The IPA is the king of the current American craft beer scene and in recent years the new belle of the Hop Ball has hailed from New England. Heady Topper from Vermont's Alchemist was the first to catch beer lover's attention and since then many beers in the same vein have appeared. Skipping over a great many of the discussion of the style centering on the word "juicy" - a number of beer exhibit an intense hazy appearance. This murk is a controversial part of the equation (not every example has it for instance).
In the last couple years, we've been seeing the growth of what I guess you could call a new style of beer....The NorthEast style, usually made as an IPA. The common factors seems to be a "soft" bitterness (often brought about by adding large amounts of calcium chloride to the water, rather than calcium sulfate which is more usual), a massive hop flavor with a pretty forward aroma, and usually a hazy appearance. And by "haze", I mean a lot of them look like gravy! Proponents of the style say "who cares how it looks, it's about the taste". Others, like myself, are mystified. Why does a g
In feedback we hear more about people's weight loss journies. Could we be on the way to skinny brewers? Also a listener chimes in to let us know that he won serious medalage with Drew's Peanut Butter Jelly Time recipe.
In the pub, we talk our "plans" for Homebrew Con in Baltimore in June - a live Q&A, a Troubleshooters Corner, Book Signings and more! We talk about the 500th Anniversary of the Rheinheitsge-whatever and we revisit the Moonlight vs. Moonlight Trademark fight.
These days it seems like if you want to open a craft brewery you need 3 different styles of IPA, a few DIPAs for people to pound, a couple of bourbon barrel something or others, some sour projects to charge ridiculous amounts of money for and then my favorite style - saison. But there's a problem - the two primary strains people use Wyeast 3724 Belgian Saison and White Labs WLP565 Belgian Saison I both suffer from quirky fermentations.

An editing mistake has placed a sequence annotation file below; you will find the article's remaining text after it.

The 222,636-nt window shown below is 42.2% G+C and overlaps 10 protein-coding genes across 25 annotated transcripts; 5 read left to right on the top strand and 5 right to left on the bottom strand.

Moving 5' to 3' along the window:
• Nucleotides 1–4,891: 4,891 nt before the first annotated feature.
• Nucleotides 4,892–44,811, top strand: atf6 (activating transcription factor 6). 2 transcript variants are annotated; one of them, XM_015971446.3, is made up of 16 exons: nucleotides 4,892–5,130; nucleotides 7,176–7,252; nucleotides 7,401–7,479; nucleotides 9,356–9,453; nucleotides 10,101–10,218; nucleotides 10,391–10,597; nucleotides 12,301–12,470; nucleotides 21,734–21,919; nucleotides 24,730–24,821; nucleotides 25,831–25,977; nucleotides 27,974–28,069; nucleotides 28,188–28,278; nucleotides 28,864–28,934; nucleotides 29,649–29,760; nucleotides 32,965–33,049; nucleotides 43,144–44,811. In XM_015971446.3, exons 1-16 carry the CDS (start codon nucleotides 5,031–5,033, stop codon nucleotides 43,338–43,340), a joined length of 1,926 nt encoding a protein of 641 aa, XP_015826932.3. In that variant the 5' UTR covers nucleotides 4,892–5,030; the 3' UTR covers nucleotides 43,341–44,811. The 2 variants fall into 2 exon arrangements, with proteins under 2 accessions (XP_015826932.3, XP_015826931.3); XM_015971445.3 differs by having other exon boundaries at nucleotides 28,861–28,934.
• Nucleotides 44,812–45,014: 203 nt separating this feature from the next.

Ok, so this writeup as a little delayed. Blame it on my schedule or something! I've been a busy man. But here we go - the results haven't changed in the last few weeks and things are primed to re-experiment!
This is a variant of an experiment Denny's done a few times over in the past always with mixed results. Will this time be any different?
Another episode and this time we're here with Olive Oil results!
In the pub, we talk our "plans" for Homebrew Con in Baltimore in June - a live Q&A, a Troubleshooters Corner, Book Signings and more! We talk some gluten free barley, a new name for an old country and why some trademark fights make us sad.
A new room is added to the house as we sit down in the library to discuss the imminent release of Homebrew All-Stars!
It's Episode 12 and we're announcing our next experiment amongst other things! We start with listener feedback - everyone was intrigued by and puzzled by the results of our First Wort Hop experiment. So were we!
A number of homebrewers, even advanced all-grain veterans like Denny, don't own a mill at home. Many depend on the mill at their homebrew supplier. (Denny uses a friend's mill.) They buy their grains crushed courtesy of their store of choice. Naturally, life happens after we've crushed our malt and everyone is afraid of the ticking time bomb that is crushed malt. Naturally, since we're homebrewers we don't want to waste our money ingredients if we don't have to - so can we use that pre-crushed malt?